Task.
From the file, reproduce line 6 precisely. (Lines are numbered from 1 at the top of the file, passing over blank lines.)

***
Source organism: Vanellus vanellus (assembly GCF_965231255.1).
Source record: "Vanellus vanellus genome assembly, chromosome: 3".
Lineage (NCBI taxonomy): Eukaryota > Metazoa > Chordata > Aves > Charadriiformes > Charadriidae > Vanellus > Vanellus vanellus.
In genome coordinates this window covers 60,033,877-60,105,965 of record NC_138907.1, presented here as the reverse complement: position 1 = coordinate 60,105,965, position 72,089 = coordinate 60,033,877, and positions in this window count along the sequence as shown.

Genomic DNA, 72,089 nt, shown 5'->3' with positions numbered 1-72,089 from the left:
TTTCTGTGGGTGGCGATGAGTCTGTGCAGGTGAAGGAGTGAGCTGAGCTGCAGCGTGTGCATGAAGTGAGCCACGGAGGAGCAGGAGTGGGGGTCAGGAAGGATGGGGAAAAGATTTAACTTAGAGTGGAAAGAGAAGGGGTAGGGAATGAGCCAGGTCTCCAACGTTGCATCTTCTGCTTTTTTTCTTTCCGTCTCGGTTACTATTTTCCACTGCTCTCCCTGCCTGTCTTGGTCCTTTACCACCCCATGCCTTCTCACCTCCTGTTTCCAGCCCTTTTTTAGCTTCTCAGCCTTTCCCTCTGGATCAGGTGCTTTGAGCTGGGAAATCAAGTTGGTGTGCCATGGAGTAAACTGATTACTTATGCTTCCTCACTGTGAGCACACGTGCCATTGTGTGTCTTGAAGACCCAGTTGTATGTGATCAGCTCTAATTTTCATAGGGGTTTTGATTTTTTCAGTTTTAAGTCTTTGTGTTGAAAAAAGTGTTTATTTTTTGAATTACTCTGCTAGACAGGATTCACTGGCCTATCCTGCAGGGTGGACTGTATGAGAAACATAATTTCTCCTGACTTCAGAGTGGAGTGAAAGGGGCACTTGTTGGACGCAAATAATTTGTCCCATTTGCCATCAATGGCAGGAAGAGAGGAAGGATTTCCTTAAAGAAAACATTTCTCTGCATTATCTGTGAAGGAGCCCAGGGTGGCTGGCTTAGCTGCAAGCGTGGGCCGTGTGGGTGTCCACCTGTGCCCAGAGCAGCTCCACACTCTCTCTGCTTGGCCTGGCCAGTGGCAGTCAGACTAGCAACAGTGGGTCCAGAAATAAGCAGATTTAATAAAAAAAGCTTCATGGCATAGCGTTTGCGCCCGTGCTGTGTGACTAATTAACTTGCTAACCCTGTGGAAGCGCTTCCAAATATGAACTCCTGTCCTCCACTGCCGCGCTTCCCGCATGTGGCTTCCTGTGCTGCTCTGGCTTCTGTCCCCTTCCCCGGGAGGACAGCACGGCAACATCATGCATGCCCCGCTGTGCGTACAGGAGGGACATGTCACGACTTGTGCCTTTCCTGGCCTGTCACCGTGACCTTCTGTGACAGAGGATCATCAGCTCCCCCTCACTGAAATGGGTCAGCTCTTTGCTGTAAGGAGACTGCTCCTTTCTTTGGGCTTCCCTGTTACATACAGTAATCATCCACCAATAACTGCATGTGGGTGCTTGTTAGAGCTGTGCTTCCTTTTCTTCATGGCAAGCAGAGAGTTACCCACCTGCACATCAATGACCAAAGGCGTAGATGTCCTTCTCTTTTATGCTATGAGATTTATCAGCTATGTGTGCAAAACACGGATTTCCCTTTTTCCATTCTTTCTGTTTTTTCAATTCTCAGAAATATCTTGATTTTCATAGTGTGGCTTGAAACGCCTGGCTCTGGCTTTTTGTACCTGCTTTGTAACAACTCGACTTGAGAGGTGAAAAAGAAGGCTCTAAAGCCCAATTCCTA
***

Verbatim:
TTTCTGTGGGTGGCGATGAGTCTGTGCAGGTGAAGGAGTGAGCTGAGCTGCAGCGTGTGCATGAAGTGAGCCACGGAGGAGCAGGAGTGGGGGTCAGGAAGGATGGGGAAAAGATTTAACTTAGAGTGGAAAGAGAAGGGGTAGGGAATGAGCCAGGTCTCCAACGTTGCATCTTCTGCTTTTTTTCTTTCCGTCTCGGTTACTATTTTCCACTGCTCTCCCTGCCTGTCTTGGTCCTTTACCACCCCATGCCTTCTCACCTCCTGTTTCCAGCCCTTTTTTAGCTTCTCAGCCTTTCCCTCTGGATCAGGTGCTTTGAGCTGGGAAATCAAGTTGGTGTGCCATGGAGTAAACTGATTACTTATGCTTCCTCACTGTGAGCACACGTGCCATTGTGTGTCTTGAAGACCCAGTTGTATGTGATCAGCTCTAATTTTCATAGGGGTTTTGATTTTTTCAGTTTTAAGTCTTTGTGTTGAAAAAAGTGTTTATTTTTTGAATTACTCTGCTAGACAGGATTCACTGGCCTATCCTGCAGGGTGGACTGTATGAGAAACATAATTTCTCCTGACTTCAGAGTGGAGTGAAAGGGGCACTTGTTGGACGCAAATAATTTGTCCCATTTGCCATCAATGGCAGGAAGAGAGGAAGGATTTCCTTAAAGAAAACATTTCTCTGCATTATCTGTGAAGGAGCCCAGGGTGGCTGGCTTAGCTGCAAGCGTGGGCCGTGTGGGTGTCCACCTGTGCCCAGAGCAGCTCCACACTCTCTCTGCTTGGCCTGGCCAGTGGCAGTCAGACTAGCAACAGTGGGTCCAGAAATAAGCAGATTTAATAAAAAAAGCTTCATGGCATAGCGTTTGCGCCCGTGCTGTGTGACTAATTAACTTGCTAACCCTGTGGAAGCGCTTCCAAATATGAACTCCTGTCCTCCACTGCCGCGCTTCCCGCATGTGGCTTCCTGTGCTGCTCTGGCTTCTGTCCCCTTCCCCGGGAGGACAGCACGGCAACATCATGCATGCCCCGCTGTGCGTACAGGAGGGACATGTCACGACTTGTGCCTTTCCTGGCCTGTCACCGTGACCTTCTGTGACAGAGGATCATCAGCTCCCCCTCACTGAAATGGGTCAGCTCTTTGCTGTAAGGAGACTGCTCCTTTCTTTGGGCTTCCCTGTTACATACAGTAATCATCCACCAATAACTGCATGTGGGTGCTTGTTAGAGCTGTGCTTCCTTTTCTTCATGGCAAGCAGAGAGTTACCCACCTGCACATCAATGACCAAAGGCGTAGATGTCCTTCTCTTTTATGCTATGAGATTTATCAGCTATGTGTGCAAAACACGGATTTCCCTTTTTCCATTCTTTCTGTTTTTTCAATTCTCAGAAATATCTTGATTTTCATAGTGTGGCTTGAAACGCCTGGCTCTGGCTTTTTGTACCTGCTTTGTAACAACTCGACTTGAGAGGTGAAAAAGAAGGCTCTAAAGCCCAATTCCTA